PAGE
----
South Korea’s childcare model started developing when the Child Welfare Act (the Act) was first introduced in 1962. Prior to that, no solid policy for childcare existed, as the country was in a period of political and social turmoil after the Korean war (1950-1953). Thanks to the Act, several nursery facilities were built during this period with foreign assistance, although with the narrow objective of relieving the poor and supporting numerous orphans who lost their parents during the war (Kang, 2002). The Child Welfare Act of 1962 initiated a structured system-level approach to the childcare sector. The Act was still grounded in the notion that families are solely responsible for childrearing unless the children have special needs, in which case government support and protection is warranted. The 1962 law shows clearly that the South Korean government envisioned childcare as a family responsibility, rather than a social policy, which is in accordance with other countries yet to introduce a social welfare system.
However, from the 1960s, when South Korea went through industrialization, the male breadwinner model, which reflected the predominant household type, underwent significant changes. Former housewives started to enter the labor market and a new apparatus was needed to take care of children who were left at home. As a result, the Act for the Promotion of Early Childhood Education (the Promotion Act) was revised in 1982 to meet this need (Hwangbo, 2014). The Promotion Act, however, was aimed at educating children (targeting children age 6-7 to prepare them for entering the primary school system) rather than nurturing them, and the number of available facilities were not sufficient to meet childcare demand from all dual-earner families. Until the 1990s, informal domestic helpers or housemaids, so called sikmo, along with other extended family members represented the greatest form of care for children with working mothers. In the 1990s when industrialization and urbanization accelerated, family size became compact and family type became predominately nuclearized, causing a paradigm shift in how South Koreans regarded childrearing responsibilities. Childcare began to be seen as a social responsibility, rather than solely an individual family’s responsibility.
Following the trend, the Equal Employment Opportunity Act was promulgated in 1987, which supported the implementation of daycare facilities in the workplace. Subsequently, the new version of the Child Welfare Act was established in 1989 and the Infant and Child Care Act was enacted in 1991, both highlighting a significant turning point in the history of childcare policy in South Korea. While the Acts were targeted to benefit low income families, dual-earner low income families, and families with children with special needs, they were groundbreaking in that they framed childcare as a social responsibility and emphasized the provision of government guided facilities and daycare centers (Hwangbo, 2014; Na, 2003). The number of public childcare centers has increased as well as the early childhood education market, and private facilities for young children (age 3-5) has boomed since then. With the introduction of the Infant and Childcare Act, the South Korean government began to consider childcare provision as a public matter and a social responsibility. Although these laws were limited to small numbers of eligible families, they changed how society and the government viewed and framed childcare provision. After the revision of the Social Welfare Services Act and the Act related to the Framework of the Social Security in 1992, childcare gained increasing attention and status, as a way to bridge education and welfare. The broad welfare of children, rather than a narrower focus on education, became an important part of the government’s policy agenda.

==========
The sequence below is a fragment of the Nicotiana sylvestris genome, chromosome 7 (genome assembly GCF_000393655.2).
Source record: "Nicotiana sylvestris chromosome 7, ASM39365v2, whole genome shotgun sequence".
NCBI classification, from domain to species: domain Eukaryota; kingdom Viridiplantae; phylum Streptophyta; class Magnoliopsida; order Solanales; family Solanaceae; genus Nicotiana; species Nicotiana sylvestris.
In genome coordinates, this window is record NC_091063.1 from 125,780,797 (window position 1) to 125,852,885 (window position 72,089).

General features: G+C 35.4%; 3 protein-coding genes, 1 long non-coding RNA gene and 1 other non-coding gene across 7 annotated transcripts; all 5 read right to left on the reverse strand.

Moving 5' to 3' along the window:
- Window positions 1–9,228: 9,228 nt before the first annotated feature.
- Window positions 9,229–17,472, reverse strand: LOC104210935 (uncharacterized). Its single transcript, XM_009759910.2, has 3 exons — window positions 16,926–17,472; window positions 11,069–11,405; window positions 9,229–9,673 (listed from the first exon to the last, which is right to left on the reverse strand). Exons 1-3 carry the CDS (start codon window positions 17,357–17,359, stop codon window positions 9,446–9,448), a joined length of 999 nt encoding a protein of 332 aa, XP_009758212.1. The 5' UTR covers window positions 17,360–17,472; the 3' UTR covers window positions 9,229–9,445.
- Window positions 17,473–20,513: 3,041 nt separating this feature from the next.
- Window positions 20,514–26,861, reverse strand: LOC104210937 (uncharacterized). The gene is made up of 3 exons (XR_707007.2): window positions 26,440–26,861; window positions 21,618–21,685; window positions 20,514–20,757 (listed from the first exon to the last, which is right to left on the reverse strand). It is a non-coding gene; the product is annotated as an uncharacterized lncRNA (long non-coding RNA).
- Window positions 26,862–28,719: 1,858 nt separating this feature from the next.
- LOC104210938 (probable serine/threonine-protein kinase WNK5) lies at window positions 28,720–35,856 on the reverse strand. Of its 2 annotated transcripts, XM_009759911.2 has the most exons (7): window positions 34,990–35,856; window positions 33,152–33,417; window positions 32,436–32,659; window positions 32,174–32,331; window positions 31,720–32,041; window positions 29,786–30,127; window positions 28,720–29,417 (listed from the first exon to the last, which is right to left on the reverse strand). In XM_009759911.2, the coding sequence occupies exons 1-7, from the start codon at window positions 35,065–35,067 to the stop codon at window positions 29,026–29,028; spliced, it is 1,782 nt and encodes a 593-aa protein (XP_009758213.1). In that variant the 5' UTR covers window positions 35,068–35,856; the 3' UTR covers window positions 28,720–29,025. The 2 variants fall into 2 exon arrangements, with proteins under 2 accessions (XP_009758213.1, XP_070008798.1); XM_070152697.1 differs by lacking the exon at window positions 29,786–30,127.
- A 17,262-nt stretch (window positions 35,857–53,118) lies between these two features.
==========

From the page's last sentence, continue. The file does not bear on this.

In the beginning of the 21st century, South Korea started to face low fertility rates, with births per woman falling to the record low of 1.08 in 2005. Declining fertility rates strongly influenced South Korean policymakers’ views on childcare, leading to the inclusion of ‘support for family’s childcare’ in the government’s childcare policy (Hwangbo, 2014). The government also developed the Basic Act on Low Fertility and Aging in 2005, expanding eligibility for public childcare provision to any dual-earner couple with preschool children. Since then the public childcare provision has been extended to include families with single-earners as well. To expand beneficiaries of the Act, a new policy on Early Childhood Education and Care (ECEC) was developed, which provided financial support for all infants and children from every income category, not only for parents who use public childcare centers but also for families using private childcare facilities. The provision emphasized universal public financial support of the government to provide childcare (Kim and Lee 2016: 11; Peng 2011). The Childcare Support Act was established in 2012, and the age range of the beneficiaries expanded further to children 36 months old.
This blog post was authored by Seung-Eun Cha, Hyuna Moon and Eunhye Kang.
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